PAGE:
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The significance of the Hatch Act (passed in 1939) is that it helps to maintain the public trust in our executive branch. It does this by preventing members of the executive branch from participating in partisan politics.
Before the Hatch Act, it was legal for members of the executive branch to engage in partisan political activities. This meant, for example, government workers might go around trying to get out the vote for a given candidate. It also meant that government workers might be hired on the basis of partisan politics. This was bad for the country because it reduced trust in government. Our government workers ought to be doing their jobs as well as they can, helping people regardless of their political affiliation. We should never have to feel, for example, that we might not get a certain government benefit unless we listen to a government worker’s pitch for a given political candidate. We also do not want government officials who are hired for political reasons, not because they are well-qualified for their job.
The Hatch Act was significant because it removed members of the federal executive branch from partisan politics, thus “cleaning up” government to a degree.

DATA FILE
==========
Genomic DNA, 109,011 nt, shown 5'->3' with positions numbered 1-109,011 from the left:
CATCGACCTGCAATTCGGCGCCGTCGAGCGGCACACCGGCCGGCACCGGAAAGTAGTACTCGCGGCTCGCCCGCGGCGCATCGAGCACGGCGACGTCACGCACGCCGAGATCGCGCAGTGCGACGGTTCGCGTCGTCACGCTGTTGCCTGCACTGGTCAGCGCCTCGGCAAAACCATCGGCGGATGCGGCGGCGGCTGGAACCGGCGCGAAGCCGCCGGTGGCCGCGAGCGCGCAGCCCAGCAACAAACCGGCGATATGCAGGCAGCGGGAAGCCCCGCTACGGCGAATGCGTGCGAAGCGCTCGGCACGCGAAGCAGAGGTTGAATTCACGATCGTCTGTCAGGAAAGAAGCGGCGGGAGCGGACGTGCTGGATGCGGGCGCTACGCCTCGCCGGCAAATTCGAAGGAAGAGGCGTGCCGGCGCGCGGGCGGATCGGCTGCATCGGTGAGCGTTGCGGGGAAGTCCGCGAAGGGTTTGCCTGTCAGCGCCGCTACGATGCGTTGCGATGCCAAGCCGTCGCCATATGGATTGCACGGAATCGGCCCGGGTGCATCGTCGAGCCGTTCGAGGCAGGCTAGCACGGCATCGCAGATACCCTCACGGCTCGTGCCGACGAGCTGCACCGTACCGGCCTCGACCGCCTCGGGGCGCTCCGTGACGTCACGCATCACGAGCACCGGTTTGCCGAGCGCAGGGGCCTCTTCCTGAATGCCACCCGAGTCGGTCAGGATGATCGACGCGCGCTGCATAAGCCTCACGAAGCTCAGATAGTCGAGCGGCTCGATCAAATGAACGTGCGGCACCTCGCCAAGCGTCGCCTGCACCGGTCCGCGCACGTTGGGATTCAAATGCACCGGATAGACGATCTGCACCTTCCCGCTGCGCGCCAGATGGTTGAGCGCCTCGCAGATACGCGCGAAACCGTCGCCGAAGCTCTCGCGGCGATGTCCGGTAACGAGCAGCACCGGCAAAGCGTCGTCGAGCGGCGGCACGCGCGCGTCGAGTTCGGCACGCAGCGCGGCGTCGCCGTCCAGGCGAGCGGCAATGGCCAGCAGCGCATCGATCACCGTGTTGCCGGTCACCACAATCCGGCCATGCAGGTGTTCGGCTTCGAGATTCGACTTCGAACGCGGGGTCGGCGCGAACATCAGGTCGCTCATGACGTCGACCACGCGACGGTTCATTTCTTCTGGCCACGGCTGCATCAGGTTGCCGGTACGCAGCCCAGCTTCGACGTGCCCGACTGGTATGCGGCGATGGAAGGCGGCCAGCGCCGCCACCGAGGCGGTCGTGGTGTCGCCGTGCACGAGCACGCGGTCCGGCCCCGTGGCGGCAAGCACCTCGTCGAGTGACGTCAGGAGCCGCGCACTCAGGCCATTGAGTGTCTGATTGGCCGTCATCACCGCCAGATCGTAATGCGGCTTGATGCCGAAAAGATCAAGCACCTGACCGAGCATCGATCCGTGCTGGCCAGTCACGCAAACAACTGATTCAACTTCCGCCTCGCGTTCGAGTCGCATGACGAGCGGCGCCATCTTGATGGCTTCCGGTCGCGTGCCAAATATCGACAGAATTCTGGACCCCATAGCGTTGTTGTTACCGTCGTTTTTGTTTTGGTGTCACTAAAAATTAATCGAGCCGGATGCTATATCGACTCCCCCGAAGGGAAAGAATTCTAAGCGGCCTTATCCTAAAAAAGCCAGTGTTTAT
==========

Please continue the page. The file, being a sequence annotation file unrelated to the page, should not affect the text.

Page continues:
The Hatch Act of 1939, officially known as An Act to Prevent Pernicious Political Activities, was the codification of a 1907 Executive Order signed by President Theodore Roosevelt intended to minimize the influence of partisan politics in the the operation of Executive Branch agencies of the federal government. Passage of the Hatch Act was similarly intended to prevent abuse of federal agencies by politicians for partisan purposes. As federal employees are, obviously, on the federal -- read: taxpayer funded -- payroll, the suggestion that U.S. citizens would be victimized by the partisanship that dominates Washington, D.C. and its extended environs was anathema to many in both major political parties in Congress. The Hatch Act prohibited federal employees, as well as some state employees and others whose positions existed at the whim of the federal budget process, from engaging in political activities, including during their free time after work. The constitutionality of the Hatch Act has been challenged numerous times over the decades, as it can be interpreted as infringing on the First Amendment rights of government employees, but the U.S. Supreme Court has largely upheld the law's provisions. That said, federal employee labor unions successfully lobbied for changes to the Hatch Act that were eventually passed in 1993. While the effect of those changes -- known as the Hatch Act Amendments of 1993 -- has been less than the unions had hoped, it did remove some of the restrictions on whether federal employees could engage in partisan political activities in their free time. It is worth noting that Section 7321 of the 1993 law declared the following: